Dr Samantha Hood
A ray of sunshine
Samatha Hood is a Research Assistant in Photovoltaic Materials Modelling in the Department of Materials.
Having moved from her homeland of Australia in 2018, Sam is working on next generation photovoltaics, which combines her love of maths and science with a passion for contributing to the sustainability of the world around us.
"When I was at school, I really enjoyed maths. I have also been passionate about the environment since I can remember, so I wanted to combine my maths skills and my passion for the environment in my career."
What inspired your decision to study a STEM subject at university?
When I was at school, I really enjoyed maths.
I have also been passionate about the environment since I can remember, so I wanted to combine my maths skills and my passion for the environment in my career.
In particular, I wanted to design better sources of renewable energy to help our fight against climate change. So I studied an undergraduate degree in Maths and Physics (which then lead to a PhD in Physics), which was a great foundation for solar technology research.
What brought you to Imperial?
When I came to give a seminar at Imperial in 2017, I walked into a lecture theatre in the Chemistry building and thought I was in the wrong place because there were so many women in the room.
It really stunned me that more than half of the attendees were women, and I really wanted to be a part of that community and learn how Imperial works to improve diversity in an academic setting.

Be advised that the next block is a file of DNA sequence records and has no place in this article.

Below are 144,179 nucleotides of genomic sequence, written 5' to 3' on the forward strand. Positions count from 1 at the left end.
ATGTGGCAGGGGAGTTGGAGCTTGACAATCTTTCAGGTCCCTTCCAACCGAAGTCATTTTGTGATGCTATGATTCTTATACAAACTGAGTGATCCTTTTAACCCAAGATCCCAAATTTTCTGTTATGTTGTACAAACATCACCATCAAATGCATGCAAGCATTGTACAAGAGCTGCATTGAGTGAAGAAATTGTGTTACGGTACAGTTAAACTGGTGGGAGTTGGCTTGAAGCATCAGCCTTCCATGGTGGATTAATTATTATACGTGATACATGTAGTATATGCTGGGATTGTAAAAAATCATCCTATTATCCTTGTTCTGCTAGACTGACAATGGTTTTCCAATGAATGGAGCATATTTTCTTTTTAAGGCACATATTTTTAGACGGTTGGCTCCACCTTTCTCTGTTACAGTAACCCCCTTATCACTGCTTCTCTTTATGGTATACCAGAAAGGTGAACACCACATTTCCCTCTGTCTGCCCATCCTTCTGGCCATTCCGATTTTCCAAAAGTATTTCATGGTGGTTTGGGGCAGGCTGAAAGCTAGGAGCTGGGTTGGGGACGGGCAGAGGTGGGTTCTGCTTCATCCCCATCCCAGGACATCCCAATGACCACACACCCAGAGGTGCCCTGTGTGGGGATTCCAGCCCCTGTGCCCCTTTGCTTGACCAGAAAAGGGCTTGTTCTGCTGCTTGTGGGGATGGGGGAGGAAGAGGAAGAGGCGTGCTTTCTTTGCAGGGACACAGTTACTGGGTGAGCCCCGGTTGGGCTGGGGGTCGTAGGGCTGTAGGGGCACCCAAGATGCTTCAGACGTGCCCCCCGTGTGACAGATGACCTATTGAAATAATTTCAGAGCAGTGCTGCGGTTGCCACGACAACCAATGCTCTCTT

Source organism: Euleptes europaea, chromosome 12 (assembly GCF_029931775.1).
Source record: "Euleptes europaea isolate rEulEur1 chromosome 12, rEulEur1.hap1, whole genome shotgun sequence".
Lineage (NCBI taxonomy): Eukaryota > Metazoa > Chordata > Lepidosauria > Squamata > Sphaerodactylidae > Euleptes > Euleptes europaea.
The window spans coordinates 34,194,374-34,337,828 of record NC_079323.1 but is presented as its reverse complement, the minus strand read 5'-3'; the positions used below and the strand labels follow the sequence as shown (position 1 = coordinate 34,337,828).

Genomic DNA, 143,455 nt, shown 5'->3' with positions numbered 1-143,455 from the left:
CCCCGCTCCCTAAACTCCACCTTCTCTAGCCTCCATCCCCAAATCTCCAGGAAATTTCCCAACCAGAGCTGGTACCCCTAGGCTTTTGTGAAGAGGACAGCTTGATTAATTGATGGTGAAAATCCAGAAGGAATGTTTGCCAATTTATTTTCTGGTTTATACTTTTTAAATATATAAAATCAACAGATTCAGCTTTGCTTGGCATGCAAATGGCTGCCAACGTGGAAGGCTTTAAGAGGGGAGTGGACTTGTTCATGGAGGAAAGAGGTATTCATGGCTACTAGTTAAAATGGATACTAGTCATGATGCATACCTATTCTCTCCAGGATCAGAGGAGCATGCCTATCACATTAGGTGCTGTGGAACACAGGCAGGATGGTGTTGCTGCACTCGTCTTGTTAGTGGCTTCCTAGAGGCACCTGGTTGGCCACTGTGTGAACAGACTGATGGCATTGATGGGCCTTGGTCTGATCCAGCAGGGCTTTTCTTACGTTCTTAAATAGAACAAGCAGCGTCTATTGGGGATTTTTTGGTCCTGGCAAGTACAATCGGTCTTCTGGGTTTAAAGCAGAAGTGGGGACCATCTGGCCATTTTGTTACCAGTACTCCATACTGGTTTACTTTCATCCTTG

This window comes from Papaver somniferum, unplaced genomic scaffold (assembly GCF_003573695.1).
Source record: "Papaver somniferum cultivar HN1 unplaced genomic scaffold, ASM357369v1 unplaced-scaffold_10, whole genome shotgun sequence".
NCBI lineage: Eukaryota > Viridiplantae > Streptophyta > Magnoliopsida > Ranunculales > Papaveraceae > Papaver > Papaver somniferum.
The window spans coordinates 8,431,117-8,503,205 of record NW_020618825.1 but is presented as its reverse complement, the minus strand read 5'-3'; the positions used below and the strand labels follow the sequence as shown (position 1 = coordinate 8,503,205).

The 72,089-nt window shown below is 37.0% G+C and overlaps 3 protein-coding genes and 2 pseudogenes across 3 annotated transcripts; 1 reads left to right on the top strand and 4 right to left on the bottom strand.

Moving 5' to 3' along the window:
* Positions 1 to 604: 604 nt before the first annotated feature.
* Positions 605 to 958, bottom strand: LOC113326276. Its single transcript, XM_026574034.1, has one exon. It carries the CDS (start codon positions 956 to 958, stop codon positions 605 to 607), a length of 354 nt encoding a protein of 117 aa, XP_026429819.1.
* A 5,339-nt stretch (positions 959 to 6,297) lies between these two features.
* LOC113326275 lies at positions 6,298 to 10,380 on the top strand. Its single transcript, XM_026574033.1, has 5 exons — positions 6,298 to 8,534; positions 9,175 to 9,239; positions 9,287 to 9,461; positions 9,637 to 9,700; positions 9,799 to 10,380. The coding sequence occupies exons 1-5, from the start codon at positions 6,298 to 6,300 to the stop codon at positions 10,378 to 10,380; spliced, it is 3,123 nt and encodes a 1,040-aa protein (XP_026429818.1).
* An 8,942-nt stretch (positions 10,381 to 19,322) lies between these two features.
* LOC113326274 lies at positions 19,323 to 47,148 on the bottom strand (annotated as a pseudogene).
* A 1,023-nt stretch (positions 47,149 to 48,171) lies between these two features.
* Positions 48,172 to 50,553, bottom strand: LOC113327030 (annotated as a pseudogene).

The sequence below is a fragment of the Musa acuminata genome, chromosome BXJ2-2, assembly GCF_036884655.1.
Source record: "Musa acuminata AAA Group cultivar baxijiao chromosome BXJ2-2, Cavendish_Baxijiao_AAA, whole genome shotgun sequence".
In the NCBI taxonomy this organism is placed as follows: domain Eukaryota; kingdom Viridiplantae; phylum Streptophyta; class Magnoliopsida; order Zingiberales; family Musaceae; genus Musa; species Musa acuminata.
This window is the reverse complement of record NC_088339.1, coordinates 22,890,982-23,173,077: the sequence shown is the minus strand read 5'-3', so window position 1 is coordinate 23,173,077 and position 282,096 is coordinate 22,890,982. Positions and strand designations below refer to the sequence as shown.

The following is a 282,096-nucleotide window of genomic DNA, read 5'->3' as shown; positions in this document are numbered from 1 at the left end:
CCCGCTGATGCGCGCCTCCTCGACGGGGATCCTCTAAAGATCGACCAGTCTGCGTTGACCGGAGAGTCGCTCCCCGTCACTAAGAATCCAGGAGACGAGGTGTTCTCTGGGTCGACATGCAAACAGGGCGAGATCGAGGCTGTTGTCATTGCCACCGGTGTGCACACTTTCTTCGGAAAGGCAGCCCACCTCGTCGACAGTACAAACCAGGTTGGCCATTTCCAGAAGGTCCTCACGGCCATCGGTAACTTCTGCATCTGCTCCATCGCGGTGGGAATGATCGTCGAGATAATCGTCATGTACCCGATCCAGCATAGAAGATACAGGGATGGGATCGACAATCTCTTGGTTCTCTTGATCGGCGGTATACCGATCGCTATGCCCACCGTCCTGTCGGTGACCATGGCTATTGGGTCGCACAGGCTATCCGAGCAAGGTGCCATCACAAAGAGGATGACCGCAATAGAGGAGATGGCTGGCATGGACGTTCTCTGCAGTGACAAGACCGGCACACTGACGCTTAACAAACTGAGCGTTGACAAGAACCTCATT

The group itself is what influenced me most to choose Imperial, because they (now we!) do cutting-edge research in developing sustainable materials for energy applications.
It also helps that the group are super welcoming and fun to work with!
How are you finding being a woman at Imperial?
I have not been disappointed by my initial impressions – I have made so many wonderful connections with inspiring women geniuses in the College.
I’m also really impressed by the equality and diversity work that goes on here.
What are your plans for your next career steps?
In a few years, I’d like to return to my homeland of Australia to apply what I have learned at Imperial to creating my own research group.
Australia is one of the sunniest places in the world, so encouraging people to move away from coal and towards renewables would be really impactful — both economically and environmentally.
Read more about Sam's career so far on her website.